We also took a boat. There’s a free one that crosses the harbor in Baltimore, which was awesome, and we used it to get across to the American Visionary Art Museum the first morning, after walking down to the water from Fells Point, where we were staying. I can’t remember what happened exactly, but we somehow got separated on the walk over to catch the boat, and I made it to the dock before everyone else. [There was quite a bit of construction along the waterfront and it was a little tricky to navigate, as you’d occasionally find yourself thwarted and have to backtrack a bit.] I tried to hold the boat for a minute or two, in hopes that Dan, Mike, Matt and Dave would catch up, but they didn’t. This, I believe, is a photo I took of myself, hoping to catch them in the background running for the boat. [They’d catch the next boat 15 minutes later.]

CRIME… I just assumed that, like anyplace else, the people of Baltimore would tell us that their city’s reputation for violence was overblown. That wasn’t really the case, though. People… at least the people we talked to… seemed to take it pretty seriously. One bartender in Fells Point even told us to be careful if we were going to be out in the neighborhood after dark. I might have expected that from someone at an expensive Inner Harbor restaurant that caters to tourists, but it seemed odd to me coming from the bartender at a dive bar who we were just making small talk with. But apparently all the crime in the city didn’t just disappear when The Wire wrapped, and people started buying up historic row houses to turn into Air B&B rentals, like the one we were staying at. In fact, the night we were recording our 23rd record, eight people were shot in Baltimore, in eight separate incidents.

I don’t say this to dissuade anyone from visiting Baltimore, which is really an incredibly lovely, vibrant, friendly and interesting historic city. It just surprised me to see as much evidence of drug dealing and crime, when I’d fully expected to see that gentrification had firmly taken root over the span of time that I’d been away. Maybe things would have been different had we come a few weeks later, during the citywide “nobody kill anybody” ceasefire, but there seemed to be just as much criminal activity as the last time I’d visited, a few decades ago… drug dealing in front of the liquor store across the street from where were were staying, store owners in the neighborhood sweeping up broken glass from smashed windows, odd run-ins with folks on the street, etc. [One guy approached my bandmate Mike as we were walking through the neighborhood, saying that he recognized him as a crooked cop who had once arrested him. “You’re not so tough now, without your uniform, are you?,” he asked.] Again, I don’t say this to suggest that Baltimore is a scary place. We never felt unsafe in any way. It just wasn’t what I was expecting. I was expecting that, over the last decade, since the Wire had wrapped, that everything had changed. I went there expecting that I’d be lamenting the loss of “old Baltimore.” But, really, it wasn’t all that different than I remembered. A lot of the old weirdness was still bubbling up to the surface.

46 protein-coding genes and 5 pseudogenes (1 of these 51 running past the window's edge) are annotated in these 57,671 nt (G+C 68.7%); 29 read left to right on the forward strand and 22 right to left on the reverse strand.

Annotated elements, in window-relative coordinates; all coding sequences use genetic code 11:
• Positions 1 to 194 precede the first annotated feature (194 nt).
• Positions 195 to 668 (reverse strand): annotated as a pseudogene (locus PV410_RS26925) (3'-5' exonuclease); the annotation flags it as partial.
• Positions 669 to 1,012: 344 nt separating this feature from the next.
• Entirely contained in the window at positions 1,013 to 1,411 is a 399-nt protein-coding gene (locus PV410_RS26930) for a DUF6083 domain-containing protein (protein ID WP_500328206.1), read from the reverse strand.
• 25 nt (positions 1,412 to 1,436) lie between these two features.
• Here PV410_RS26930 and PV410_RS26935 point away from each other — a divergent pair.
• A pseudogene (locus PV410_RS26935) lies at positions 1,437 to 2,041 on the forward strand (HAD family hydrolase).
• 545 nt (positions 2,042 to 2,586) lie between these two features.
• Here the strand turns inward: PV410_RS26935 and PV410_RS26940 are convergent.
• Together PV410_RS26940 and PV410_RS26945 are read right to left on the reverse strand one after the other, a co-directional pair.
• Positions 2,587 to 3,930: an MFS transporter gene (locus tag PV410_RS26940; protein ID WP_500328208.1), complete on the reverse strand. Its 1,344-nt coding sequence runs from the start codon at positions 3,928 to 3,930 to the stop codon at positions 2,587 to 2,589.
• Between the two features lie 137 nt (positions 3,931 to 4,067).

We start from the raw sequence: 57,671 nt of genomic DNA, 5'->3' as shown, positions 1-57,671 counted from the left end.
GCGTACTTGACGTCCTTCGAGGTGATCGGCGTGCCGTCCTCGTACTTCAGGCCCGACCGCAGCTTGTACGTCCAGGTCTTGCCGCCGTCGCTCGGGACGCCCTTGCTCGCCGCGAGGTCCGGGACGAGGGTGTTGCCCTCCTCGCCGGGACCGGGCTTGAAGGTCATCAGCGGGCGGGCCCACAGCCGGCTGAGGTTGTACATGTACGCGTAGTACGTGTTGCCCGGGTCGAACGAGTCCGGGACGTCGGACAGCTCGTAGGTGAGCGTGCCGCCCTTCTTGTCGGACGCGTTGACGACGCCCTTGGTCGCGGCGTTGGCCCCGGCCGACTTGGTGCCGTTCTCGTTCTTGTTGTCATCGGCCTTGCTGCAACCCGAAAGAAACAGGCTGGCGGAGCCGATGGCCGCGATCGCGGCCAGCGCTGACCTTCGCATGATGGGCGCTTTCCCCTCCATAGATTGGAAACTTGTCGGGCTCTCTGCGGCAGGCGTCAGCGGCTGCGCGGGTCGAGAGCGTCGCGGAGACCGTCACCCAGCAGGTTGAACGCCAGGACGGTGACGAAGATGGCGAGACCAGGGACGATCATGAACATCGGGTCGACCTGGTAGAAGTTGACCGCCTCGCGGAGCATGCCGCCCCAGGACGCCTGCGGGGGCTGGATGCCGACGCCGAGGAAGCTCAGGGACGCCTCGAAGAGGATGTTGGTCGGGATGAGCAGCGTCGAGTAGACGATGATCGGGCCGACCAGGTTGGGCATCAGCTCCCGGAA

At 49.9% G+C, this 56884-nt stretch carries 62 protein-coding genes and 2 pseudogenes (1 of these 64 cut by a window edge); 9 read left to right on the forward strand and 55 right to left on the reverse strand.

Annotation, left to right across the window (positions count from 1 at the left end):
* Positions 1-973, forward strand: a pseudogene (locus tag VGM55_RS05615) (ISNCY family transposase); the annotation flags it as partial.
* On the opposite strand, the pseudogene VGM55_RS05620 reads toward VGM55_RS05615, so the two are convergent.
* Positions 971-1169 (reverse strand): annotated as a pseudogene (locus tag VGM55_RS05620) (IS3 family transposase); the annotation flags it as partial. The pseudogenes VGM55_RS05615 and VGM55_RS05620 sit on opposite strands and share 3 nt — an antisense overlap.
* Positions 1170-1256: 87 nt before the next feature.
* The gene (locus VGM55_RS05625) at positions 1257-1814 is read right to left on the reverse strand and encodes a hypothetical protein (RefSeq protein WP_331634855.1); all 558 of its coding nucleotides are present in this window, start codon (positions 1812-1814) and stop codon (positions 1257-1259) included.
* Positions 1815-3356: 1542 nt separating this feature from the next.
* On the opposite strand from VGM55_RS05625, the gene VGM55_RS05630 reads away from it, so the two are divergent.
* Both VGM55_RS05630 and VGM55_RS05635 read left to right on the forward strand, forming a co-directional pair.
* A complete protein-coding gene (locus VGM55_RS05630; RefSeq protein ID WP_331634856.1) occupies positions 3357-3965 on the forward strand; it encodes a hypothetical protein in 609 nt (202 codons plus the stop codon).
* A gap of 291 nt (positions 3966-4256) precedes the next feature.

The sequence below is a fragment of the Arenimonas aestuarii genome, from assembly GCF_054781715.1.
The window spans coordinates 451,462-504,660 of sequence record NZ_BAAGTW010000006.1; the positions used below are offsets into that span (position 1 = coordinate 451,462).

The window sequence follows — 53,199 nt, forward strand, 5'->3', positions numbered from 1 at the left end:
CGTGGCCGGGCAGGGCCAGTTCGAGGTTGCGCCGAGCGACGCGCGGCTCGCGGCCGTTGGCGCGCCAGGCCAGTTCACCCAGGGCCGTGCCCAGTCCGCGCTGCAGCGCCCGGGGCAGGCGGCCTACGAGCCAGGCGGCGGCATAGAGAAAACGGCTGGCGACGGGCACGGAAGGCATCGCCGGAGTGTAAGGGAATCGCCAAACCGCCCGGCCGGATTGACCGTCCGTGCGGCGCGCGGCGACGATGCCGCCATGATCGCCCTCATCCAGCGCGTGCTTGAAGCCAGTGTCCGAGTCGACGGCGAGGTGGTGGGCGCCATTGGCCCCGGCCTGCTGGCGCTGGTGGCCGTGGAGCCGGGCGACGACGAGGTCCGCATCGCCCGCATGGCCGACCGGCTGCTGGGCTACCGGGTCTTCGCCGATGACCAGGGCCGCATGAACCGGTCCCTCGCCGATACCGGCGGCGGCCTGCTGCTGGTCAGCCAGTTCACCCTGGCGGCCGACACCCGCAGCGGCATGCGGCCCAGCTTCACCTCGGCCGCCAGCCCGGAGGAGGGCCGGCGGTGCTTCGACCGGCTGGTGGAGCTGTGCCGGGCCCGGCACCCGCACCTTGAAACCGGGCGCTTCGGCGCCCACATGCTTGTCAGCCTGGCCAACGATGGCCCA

THE LITANY OF AILMENTS… The other guys in the band haven’t rallied around the idea yet, but, for the past two years, I’ve been pushing for us to start each session with something called the “litany of ailments,” where we each take a turn, over some kind of musical accompaniment, to say what’s currently wrong with us. Dave, for instance, has a chronic cough, and, this year, I’ve been told that I’m suffering from both receding gums and pre-cataract conditions. I don’t think we’d necessarily have to release these tracks on a record, but I think it’s important for us to start documenting our decline, now that we’re all almost 50. [I also have bursitis in my knee, and, for a month or so this past summer, I lost the ability to speak, due to a granuloma on a vocal chord, which was likely brought about by my chronic coughing due to acid reflux.]

As I’ve said here before, we didn’t think much of it 23 years ago, when we pledged to do this every year until death. Every year, though, as we lose more and more friends, it becomes increasingly apparent that, before too long, one of us will go. And it’s something that we talk about… what it’ll be like that first year without one of us, when we’ll likely be recording either just before or just after the funeral for that first one to pass, and how overwhelmingly sad it will be.

But this, I think, is one of the best things about this little art project of ours. It makes us confront shit like this… Like it or not, we know we’ve got this one big group therapy session every year, where we have to confront the passage of time. Standing there, in front of our microphones, like it or not, we have to confront the fact that our minds aren’t working as fast as they once did, and that our ideas aren’t quite as sharp as they once were. It sucks, but that’s life. And, if nothing else, I think this little project of ours is a reminder that we should enjoy the time we have left with one another… Listening from year to year, in these tiny little audio snapshots, you can literally hear us collectively breaking down like a space capsule upon reentry. And it’s actually kind of beautiful.